But after working with this for many years — on and off — I am doing much better about not losing track of the number of breaths, and I’m not as “absent” as I used to get, when I would sit and breathe.

It turns out that this kind of practice is incredibly good for the brain — it decreases the activity which is associated with falling asleep and actually wakes you up. So, contrary to a lot of beliefs that meditation is all about relaxing and chilling out, according to the Awakening Is Not A Metaphor study:

“… the result (of meditation) is not a calming in the direction of relaxation/sleep, but rather a move in the opposite direction: toward an increased alertness and vigilance that counteracts mental laxity and sleepiness.” (p. 6 of 18 in the pdf of the study)

The study talks in depth about it, listing a number of examples where meditation training of one kind or another improved alertness, reduced fatigue, and had positive after-effects for months after a single training session. From personal experience, I can testify that when I sit za-zen regularly, I feel better, I act better, and I’m able to handle what life throws at me, even in very challenging circumstances. I’m training myself to decide — for myself — what my reactions to life are going to be, and I’m reducing my overall reactivity. I’m teaching my brain to not just run in every different direction, following whatever shiny object it might find, and I’m training my mind to not chase after my brain when it starts acting like a monkey running off into the forest with my car keys.

This is such an important part of my TBI recovery — it really supports and strengthens my ability to choose for myself how I will behave, how I will think, how I will react. That choice can mean the difference between saying and doing things to others I will regret and not be able to take back, and keeping my relationships neutral and healthy. It can mean the difference between getting into hot water with the cops and getting let go with a warning, or getting sent to jail. It can mean the difference between becoming angry and letting it go, or letting the rage take hold of me to the point where I break something or hurt someone.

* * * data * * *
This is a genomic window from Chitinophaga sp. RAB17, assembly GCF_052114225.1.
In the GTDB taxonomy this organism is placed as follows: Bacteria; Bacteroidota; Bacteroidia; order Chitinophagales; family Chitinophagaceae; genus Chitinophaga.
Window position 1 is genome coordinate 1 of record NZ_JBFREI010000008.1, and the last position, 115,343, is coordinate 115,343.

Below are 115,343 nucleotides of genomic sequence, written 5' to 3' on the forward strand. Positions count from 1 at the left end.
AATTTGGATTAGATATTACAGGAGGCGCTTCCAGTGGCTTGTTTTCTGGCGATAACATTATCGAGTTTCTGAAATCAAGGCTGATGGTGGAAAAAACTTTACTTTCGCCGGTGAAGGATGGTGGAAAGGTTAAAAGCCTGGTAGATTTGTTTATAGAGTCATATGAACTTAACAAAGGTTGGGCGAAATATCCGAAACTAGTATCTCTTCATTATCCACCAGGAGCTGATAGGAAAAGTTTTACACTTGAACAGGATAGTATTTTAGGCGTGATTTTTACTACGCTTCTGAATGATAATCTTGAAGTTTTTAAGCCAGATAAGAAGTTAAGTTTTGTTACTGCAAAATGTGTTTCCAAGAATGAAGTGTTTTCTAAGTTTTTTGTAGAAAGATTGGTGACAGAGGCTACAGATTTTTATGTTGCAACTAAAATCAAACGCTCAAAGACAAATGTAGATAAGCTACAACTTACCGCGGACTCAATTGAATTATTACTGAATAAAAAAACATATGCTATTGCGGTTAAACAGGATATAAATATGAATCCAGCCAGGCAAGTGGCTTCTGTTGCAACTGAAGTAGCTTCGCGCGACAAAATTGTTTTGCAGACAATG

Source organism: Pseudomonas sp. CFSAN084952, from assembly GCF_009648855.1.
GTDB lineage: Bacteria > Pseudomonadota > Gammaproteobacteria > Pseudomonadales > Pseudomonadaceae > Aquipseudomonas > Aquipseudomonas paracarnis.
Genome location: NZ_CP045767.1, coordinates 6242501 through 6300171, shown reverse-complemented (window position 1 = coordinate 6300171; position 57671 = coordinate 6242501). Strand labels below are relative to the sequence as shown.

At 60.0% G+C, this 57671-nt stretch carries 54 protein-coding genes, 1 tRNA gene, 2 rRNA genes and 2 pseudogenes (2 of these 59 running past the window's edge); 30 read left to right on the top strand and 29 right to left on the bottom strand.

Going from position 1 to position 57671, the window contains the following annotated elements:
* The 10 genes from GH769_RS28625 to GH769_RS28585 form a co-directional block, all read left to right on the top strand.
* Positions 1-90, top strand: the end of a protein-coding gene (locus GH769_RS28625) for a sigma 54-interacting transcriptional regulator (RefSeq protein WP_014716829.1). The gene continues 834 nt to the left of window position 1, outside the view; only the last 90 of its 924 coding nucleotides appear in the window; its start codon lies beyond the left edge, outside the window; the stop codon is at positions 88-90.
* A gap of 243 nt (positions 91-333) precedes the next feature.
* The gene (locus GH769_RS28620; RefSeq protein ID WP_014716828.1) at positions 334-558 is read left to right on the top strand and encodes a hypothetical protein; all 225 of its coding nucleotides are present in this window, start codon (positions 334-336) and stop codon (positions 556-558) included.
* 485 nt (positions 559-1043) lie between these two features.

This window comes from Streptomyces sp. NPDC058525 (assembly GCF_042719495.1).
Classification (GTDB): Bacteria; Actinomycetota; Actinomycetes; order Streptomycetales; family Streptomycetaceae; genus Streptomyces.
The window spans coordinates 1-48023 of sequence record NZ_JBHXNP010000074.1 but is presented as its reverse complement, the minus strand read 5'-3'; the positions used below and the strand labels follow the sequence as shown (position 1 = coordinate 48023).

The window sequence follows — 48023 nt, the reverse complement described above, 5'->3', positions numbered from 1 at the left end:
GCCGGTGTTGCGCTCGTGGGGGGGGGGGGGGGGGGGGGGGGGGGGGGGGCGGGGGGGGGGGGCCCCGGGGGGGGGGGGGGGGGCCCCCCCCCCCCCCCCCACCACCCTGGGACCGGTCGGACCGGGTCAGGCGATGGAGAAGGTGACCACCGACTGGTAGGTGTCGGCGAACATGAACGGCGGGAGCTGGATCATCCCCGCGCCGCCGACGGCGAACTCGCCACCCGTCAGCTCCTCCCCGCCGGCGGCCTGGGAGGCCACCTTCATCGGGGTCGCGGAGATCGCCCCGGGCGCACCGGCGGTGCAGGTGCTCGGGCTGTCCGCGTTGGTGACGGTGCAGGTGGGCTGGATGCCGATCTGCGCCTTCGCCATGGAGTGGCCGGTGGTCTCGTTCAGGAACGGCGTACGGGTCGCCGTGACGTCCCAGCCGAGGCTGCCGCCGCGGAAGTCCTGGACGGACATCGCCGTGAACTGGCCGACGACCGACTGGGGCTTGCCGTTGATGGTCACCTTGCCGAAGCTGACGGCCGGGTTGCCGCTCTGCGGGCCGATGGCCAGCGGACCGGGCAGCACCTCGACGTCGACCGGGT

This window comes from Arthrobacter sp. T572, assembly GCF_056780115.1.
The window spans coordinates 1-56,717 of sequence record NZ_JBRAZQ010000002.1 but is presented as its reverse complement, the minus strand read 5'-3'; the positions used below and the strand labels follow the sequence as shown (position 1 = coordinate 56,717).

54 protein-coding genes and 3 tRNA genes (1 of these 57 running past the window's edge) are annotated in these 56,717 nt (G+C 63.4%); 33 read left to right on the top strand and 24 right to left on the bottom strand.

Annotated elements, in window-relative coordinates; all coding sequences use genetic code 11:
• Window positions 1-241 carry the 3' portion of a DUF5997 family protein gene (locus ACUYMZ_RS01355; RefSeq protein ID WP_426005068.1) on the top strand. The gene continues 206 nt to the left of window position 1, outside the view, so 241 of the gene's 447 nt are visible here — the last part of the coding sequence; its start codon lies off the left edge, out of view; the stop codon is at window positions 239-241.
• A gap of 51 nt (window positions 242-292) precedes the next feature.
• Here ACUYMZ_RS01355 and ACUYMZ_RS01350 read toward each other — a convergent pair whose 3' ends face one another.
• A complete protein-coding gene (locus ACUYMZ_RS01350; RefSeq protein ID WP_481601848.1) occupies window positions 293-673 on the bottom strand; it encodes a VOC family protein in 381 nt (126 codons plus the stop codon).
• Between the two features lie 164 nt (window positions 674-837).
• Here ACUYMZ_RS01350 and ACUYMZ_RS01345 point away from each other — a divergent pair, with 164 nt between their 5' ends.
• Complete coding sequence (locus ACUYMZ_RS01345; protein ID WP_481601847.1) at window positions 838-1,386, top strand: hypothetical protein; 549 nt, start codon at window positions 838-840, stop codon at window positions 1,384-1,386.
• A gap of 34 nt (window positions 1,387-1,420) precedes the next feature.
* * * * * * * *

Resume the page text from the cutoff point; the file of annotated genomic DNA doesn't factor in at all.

It literally can make all the difference between a temporary upheaval — a speed bump in the road of my life — and a semi-permanent deep-sh*t situation that I have to then manage and smooth over and fix, taking tons of time out of my regular life to fix what I’ve broken.

So, sitting za-zen is more than just a way to pass the time. It’s an important part of my everyday life, that helps me not only feel better, but also helps me act and overall function better. It wakes me up. Because I’m training my brain to wake up. And I’m teaching my mind to react the way IT wants to, not the way others expect or try to force it to.

Less Facebook, more za-zen

Keeping it simple

So, I’ve had a crazy busy week, and I’ve taken a few steps to make my life simpler and less hectic.

The first thing I did, was unfriend a person who has become a tremendous pain in my ass. I work with them, and our relationship has really altered over the past months, with them climbing to the top of the corporate ladder, and me holding back and not diving into all the politics and drama for a number of reasons. First, I’m not at all impressed with the opportunities available to me at work. Second, I’ve already done the ladder-climbing thing, and while it was exciting for a while, back about 15 years ago, I saw the dark side of it and opted out. Third, I’m not big on games. Fourth, in their heady rise to the top, they compete intensely and step on people to get there, and I’m not interested in being someone they compete against. That sh*t just depresses me.

So, while this onetime friend of mine has been maneuvering and operating all over the place (and trying to pull me into their activities), I’ve really cooled to them. And I unfriended them on FB. Which kind of freaked them out and made them feel rejected (which they were, if you think about it). But it simplifies my life, because now I don’t have to worry about getting miffed over something they post — or some comment they make to one of my posts.

FB has gotten way too intrusive for me.

The other thing I did was remove FB from my mobile phone. It was just getting too enticing for me, and I was spending way too much time on pretty much nothing. I mean — like so many others — I would start looking at posts, pictures, movies… and before I knew it, an hour had passed me by.

Which is never good. Especially when I have so little time for the things I truly want to be doing.

So, I made it harder for myself to go on FB, and I removed it from my phone for a few days. And it did simplify my life. (Turns out, I had to reinstall it last night, because my internet connection died, and my smartphone was the only way I could reschedule a meet-up I arranged for today) Just not having access to FB for a few days gave me additional time to focus on projects that are late-late-late, and just calm the heck down.